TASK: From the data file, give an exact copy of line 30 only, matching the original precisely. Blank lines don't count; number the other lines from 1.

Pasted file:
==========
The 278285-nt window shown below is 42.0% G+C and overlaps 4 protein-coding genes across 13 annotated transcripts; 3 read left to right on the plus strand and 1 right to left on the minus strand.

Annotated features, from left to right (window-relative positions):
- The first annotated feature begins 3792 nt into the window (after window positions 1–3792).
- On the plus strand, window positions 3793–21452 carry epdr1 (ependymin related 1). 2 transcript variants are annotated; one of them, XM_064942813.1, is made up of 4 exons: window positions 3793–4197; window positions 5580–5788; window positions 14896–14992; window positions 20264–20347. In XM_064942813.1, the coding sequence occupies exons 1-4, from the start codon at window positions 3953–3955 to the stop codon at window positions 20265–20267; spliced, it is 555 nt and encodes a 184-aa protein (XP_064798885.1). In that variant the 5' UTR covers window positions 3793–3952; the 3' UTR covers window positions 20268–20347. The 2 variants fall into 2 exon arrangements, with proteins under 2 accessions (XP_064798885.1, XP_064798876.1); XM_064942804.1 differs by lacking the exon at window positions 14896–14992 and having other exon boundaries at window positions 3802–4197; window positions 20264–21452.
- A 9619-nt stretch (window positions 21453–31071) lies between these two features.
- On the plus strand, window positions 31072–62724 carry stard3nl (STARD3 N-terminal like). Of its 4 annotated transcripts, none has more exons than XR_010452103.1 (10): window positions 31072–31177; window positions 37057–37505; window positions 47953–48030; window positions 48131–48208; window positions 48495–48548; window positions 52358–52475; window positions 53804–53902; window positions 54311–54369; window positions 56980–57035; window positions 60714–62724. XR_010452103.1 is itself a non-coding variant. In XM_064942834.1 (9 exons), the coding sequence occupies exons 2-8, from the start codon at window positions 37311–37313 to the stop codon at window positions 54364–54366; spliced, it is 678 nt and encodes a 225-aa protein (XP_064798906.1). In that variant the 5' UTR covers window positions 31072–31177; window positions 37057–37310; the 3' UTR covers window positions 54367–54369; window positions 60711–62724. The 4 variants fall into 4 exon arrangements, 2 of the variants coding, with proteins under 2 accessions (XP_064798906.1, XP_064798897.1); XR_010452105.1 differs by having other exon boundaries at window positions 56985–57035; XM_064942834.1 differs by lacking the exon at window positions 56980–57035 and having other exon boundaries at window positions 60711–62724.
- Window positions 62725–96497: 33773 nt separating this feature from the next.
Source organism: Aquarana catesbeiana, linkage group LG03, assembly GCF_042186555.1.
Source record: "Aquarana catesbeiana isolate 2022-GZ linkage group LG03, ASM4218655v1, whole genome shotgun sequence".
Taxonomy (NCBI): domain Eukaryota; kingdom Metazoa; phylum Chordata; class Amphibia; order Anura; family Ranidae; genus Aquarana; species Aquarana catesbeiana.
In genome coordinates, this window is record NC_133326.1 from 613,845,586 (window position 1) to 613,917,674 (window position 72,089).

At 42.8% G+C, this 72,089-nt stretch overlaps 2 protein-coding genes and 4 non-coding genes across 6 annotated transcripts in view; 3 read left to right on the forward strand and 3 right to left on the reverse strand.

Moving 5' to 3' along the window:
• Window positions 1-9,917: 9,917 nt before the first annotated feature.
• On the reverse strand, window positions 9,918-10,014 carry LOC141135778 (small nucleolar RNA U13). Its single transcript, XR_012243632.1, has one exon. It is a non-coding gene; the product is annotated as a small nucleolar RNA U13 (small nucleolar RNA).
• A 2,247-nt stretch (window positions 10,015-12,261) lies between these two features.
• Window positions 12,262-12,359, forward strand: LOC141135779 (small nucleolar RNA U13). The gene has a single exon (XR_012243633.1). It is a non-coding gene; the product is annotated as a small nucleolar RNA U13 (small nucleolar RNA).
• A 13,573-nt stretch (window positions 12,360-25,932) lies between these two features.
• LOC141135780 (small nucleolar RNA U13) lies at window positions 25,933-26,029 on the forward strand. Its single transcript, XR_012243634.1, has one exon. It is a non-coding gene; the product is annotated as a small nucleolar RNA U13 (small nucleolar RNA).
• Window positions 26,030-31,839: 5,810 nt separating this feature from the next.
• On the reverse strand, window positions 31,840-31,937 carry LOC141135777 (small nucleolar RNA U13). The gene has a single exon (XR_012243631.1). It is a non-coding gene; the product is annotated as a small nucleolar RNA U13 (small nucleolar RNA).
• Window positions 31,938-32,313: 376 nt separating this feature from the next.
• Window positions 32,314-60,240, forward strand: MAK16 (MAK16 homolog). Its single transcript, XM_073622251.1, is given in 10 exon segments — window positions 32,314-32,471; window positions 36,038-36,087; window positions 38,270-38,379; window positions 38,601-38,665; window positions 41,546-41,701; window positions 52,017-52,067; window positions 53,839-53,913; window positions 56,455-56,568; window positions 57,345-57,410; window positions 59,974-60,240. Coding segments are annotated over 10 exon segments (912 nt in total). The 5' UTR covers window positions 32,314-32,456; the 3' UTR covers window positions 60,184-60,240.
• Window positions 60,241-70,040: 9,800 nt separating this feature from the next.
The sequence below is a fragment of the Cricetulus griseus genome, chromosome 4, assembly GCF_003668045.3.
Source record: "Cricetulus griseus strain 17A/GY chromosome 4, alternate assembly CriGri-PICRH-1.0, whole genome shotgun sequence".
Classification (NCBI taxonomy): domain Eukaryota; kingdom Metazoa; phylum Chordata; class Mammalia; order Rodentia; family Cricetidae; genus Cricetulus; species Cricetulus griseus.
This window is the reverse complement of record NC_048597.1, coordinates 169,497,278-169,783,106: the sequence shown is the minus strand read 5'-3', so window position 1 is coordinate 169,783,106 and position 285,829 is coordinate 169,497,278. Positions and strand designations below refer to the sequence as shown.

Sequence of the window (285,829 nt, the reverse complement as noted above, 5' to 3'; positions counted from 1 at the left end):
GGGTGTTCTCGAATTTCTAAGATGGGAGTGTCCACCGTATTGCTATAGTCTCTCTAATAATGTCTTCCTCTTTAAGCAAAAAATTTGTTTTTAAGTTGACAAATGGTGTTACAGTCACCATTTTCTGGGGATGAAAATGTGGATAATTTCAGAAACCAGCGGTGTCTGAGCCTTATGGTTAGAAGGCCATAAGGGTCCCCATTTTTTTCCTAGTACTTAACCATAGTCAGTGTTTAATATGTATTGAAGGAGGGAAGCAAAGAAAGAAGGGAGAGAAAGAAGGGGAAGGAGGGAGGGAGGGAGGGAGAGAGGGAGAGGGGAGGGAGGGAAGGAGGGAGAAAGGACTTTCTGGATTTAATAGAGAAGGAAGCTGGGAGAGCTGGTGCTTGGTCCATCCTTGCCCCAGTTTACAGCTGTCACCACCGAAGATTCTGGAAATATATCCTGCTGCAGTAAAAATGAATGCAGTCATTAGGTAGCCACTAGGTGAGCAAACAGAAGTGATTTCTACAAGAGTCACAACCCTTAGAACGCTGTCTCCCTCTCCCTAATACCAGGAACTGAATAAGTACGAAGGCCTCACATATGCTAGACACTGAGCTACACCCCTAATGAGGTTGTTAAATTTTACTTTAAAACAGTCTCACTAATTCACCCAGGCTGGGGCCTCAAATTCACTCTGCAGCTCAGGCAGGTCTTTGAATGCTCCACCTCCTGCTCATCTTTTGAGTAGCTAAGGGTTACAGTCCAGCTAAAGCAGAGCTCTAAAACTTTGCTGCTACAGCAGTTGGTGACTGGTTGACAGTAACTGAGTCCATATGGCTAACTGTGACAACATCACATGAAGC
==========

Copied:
GGGTGTTCTCGAATTTCTAAGATGGGAGTGTCCACCGTATTGCTATAGTCTCTCTAATAATGTCTTCCTCTTTAAGCAAAAAATTTGTTTTTAAGTTGACAAATGGTGTTACAGTCACCATTTTCTGGGGATGAAAATGTGGATAATTTCAGAAACCAGCGGTGTCTGAGCCTTATGGTTAGAAGGCCATAAGGGTCCCCATTTTTTTCCTAGTACTTAACCATAGTCAGTGTTTAATATGTATTGAAGGAGGGAAGCAAAGAAAGAAGGGAGAGAAAGAAGGGGAAGGAGGGAGGGAGGGAGGGAGAGAGGGAGAGGGGAGGGAGGGAAGGAGGGAGAAAGGACTTTCTGGATTTAATAGAGAAGGAAGCTGGGAGAGCTGGTGCTTGGTCCATCCTTGCCCCAGTTTACAGCTGTCACCACCGAAGATTCTGGAAATATATCCTGCTGCAGTAAAAATGAATGCAGTCATTAGGTAGCCACTAGGTGAGCAAACAGAAGTGATTTCTACAAGAGTCACAACCCTTAGAACGCTGTCTCCCTCTCCCTAATACCAGGAACTGAATAAGTACGAAGGCCTCACATATGCTAGACACTGAGCTACACCCCTAATGAGGTTGTTAAATTTTACTTTAAAACAGTCTCACTAATTCACCCAGGCTGGGGCCTCAAATTCACTCTGCAGCTCAGGCAGGTCTTTGAATGCTCCACCTCCTGCTCATCTTTTGAGTAGCTAAGGGTTACAGTCCAGCTAAAGCAGAGCTCTAAAACTTTGCTGCTACAGCAGTTGGTGACTGGTTGACAGTAACTGAGTCCATATGGCTAACTGTGACAACATCACATGAAGC